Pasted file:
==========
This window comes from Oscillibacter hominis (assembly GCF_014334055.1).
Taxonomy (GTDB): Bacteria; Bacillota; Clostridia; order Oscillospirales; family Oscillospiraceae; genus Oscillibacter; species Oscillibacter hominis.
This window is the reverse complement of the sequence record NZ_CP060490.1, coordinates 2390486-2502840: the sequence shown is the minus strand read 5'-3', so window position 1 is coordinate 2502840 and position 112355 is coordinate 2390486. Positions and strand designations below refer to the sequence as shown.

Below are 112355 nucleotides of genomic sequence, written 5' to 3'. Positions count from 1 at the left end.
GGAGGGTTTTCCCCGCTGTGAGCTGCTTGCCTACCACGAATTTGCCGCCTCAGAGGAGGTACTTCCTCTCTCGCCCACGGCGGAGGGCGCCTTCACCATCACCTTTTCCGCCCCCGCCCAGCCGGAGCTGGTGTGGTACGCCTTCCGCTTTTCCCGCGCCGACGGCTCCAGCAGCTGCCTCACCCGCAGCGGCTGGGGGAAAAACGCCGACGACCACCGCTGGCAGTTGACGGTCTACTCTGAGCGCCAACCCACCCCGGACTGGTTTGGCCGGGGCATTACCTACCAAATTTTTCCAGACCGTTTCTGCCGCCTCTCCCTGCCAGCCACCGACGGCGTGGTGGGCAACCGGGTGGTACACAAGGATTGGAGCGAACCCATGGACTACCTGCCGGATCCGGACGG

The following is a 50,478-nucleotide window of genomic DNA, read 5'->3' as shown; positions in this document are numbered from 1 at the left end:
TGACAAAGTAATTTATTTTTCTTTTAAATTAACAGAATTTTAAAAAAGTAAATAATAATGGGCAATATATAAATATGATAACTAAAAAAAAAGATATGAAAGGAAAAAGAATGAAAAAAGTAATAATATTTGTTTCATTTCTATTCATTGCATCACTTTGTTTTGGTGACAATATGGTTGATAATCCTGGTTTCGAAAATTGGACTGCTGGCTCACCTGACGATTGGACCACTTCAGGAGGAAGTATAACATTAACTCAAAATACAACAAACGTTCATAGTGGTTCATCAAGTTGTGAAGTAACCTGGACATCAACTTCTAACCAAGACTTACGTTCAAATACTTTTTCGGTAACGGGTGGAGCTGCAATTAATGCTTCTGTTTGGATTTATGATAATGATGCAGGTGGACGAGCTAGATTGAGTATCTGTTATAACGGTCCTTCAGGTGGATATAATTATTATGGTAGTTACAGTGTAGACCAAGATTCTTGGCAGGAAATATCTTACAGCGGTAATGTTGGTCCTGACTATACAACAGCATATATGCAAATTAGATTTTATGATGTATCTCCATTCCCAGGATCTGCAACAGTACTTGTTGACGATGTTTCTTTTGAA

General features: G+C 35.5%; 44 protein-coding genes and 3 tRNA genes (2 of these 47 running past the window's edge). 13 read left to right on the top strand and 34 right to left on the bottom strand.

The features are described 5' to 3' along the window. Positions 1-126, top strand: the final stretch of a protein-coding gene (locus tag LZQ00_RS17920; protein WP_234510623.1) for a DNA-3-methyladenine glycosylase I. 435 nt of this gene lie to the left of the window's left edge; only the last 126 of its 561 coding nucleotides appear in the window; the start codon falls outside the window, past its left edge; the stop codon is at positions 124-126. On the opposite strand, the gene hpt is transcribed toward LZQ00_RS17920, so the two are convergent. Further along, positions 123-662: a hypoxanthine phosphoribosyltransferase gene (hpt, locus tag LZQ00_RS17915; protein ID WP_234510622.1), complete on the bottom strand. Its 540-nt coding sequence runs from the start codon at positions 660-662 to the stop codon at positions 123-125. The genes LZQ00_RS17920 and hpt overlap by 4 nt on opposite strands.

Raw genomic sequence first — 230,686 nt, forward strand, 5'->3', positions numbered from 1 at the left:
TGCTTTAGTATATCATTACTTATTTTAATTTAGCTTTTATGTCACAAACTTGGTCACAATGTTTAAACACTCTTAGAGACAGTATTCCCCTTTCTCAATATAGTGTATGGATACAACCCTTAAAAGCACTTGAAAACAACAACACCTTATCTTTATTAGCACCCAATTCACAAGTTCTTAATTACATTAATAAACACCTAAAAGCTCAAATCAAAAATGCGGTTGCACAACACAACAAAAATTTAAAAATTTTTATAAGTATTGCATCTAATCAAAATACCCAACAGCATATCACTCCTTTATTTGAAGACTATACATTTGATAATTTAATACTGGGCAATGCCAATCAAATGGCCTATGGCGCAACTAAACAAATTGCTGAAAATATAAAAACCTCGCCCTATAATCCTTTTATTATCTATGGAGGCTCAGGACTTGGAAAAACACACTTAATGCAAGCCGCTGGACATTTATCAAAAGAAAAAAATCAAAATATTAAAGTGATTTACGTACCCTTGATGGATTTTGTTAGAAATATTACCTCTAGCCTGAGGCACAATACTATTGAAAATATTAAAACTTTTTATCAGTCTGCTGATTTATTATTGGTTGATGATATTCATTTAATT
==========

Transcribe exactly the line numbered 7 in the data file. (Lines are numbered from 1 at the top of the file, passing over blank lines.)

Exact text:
TGACAAAGTAATTTATTTTTCTTTTAAATTAACAGAATTTTAAAAAAGTAAATAATAATGGGCAATATATAAATATGATAACTAAAAAAAAAGATATGAAAGGAAAAAGAATGAAAAAAGTAATAATATTTGTTTCATTTCTATTCATTGCATCACTTTGTTTTGGTGACAATATGGTTGATAATCCTGGTTTCGAAAATTGGACTGCTGGCTCACCTGACGATTGGACCACTTCAGGAGGAAGTATAACATTAACTCAAAATACAACAAACGTTCATAGTGGTTCATCAAGTTGTGAAGTAACCTGGACATCAACTTCTAACCAAGACTTACGTTCAAATACTTTTTCGGTAACGGGTGGAGCTGCAATTAATGCTTCTGTTTGGATTTATGATAATGATGCAGGTGGACGAGCTAGATTGAGTATCTGTTATAACGGTCCTTCAGGTGGATATAATTATTATGGTAGTTACAGTGTAGACCAAGATTCTTGGCAGGAAATATCTTACAGCGGTAATGTTGGTCCTGACTATACAACAGCATATATGCAAATTAGATTTTATGATGTATCTCCATTCCCAGGATCTGCAACAGTACTTGTTGACGATGTTTCTTTTGAA